WATCH – New York Attorney General Releases Video that Led to Chris Cuomo Firing

Chris Cuomo attends Annual Charity Day hosted by Cantor Fitzgerald, BGC and GFI at BGC Partners, INC on September 11, 2018 in New York City. (Photo by Donald Bowers/Getty Images for Cantor Fitzgerald)
Donald Bowers/Getty Images for Cantor Fitzgerald

The New York attorney general released a video on Thursday of the testimony that led to the firing of former CNN anchor Chris Cuomo.

Late last year, CNN fired Chris Cuomo after unearthed text messages revealed that he used his media sources to discredit his brother Andrew’s accusers, raising “serious concerns” about his ethical conduct.

When Andrew Cuomo resigned as governor of New York after a series of sexual misconduct allegations, Chris Cuomo initially told CNN he only aided the disgraced politician as a brother, not as an actual adviser:

When Chris admitted to us that he had offered advice to his brother’s staff, he broke our rules and we acknowledged that publicly. But we also appreciated the unique position he was in and understood his need to put family first and job second.

However, these documents point to a greater level of involvement in his brother’s efforts than we previously knew. As a result, we have suspended Chris indefinitely, pending further evaluation.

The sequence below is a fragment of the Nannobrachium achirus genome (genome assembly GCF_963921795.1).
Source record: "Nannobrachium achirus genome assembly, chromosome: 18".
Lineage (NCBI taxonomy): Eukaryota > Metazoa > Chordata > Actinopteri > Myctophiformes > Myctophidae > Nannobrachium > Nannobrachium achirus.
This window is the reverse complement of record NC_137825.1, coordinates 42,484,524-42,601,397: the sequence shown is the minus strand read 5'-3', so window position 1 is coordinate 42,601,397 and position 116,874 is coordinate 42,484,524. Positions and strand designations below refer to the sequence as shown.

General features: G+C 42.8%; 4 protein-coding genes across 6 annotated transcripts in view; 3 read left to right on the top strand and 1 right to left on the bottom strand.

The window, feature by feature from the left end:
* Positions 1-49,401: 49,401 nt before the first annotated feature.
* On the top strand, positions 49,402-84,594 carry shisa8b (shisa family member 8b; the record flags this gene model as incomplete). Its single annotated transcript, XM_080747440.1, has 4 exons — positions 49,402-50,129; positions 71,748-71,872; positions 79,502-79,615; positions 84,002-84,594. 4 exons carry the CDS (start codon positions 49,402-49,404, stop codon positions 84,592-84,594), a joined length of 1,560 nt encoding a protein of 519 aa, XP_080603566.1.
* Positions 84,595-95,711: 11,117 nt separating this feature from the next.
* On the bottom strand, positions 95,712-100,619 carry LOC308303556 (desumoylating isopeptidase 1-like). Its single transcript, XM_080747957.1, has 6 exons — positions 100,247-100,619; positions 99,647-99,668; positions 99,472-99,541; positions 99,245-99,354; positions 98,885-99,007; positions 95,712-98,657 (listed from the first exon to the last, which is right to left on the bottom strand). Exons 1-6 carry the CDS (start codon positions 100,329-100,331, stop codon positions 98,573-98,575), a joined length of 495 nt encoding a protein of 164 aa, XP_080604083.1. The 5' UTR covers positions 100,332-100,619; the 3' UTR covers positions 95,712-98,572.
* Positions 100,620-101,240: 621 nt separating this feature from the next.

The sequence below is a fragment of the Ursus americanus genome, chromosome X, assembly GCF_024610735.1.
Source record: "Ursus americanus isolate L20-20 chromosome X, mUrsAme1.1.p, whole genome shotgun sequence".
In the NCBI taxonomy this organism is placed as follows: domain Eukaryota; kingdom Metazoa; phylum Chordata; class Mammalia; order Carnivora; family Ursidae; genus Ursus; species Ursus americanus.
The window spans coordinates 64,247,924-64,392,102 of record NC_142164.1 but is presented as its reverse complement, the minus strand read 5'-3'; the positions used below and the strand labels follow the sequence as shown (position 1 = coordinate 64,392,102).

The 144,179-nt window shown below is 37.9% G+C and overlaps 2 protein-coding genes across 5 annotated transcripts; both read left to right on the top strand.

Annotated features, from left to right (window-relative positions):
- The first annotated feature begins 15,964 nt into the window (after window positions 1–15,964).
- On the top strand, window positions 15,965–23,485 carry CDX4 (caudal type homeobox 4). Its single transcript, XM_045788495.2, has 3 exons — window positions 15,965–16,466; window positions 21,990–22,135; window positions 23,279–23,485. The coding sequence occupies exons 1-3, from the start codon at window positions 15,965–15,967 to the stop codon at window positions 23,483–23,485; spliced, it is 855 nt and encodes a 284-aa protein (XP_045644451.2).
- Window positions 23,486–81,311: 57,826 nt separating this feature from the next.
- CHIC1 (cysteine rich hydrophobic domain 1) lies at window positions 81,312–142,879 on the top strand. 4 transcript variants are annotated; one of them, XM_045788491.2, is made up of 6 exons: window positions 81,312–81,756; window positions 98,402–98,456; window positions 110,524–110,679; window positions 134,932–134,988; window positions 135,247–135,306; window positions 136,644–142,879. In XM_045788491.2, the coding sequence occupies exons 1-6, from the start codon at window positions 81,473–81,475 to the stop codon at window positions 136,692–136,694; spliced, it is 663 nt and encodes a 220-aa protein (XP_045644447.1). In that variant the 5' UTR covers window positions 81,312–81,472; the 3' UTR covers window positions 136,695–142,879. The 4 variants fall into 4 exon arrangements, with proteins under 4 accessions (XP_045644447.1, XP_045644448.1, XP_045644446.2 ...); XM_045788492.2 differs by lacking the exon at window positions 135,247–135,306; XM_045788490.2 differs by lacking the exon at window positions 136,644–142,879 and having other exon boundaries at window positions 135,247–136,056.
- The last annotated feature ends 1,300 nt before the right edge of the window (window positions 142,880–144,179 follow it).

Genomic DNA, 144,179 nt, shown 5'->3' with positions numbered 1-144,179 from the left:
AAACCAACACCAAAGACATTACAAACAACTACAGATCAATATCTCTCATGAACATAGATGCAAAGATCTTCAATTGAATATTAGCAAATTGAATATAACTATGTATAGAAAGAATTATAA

The video released by New York Attorney General Letitia James on Thursday helps shed further light on the Cuomo firing and were only released under New York discovery laws after a criminal complaint was filed against Andrew Cuomo, according to Fox News.

In the July 15 testimony, Chris Cuomo told investigators that he indeed reached out to several journalists and sources through his CNN connections to aid his brother in the investigation against him, which contradicts what he told CNN viewers in August when he said, “I never made calls to the press about my brother’s situation.”

“When asked, I would reach out to sources, other journalists, to see if they had heard of anybody else coming out,” Cuomo told investigators.

In the six-hour testimony, Cuomo touched on a variety of subjects, from the various media figures he connected with to discussions he had with his brother about the allegations. At one point, he told investigators that contacting other reporters about potential upcoming stories was “business as usual.”

“I was trying to help my brother,” said. “I advised him.”




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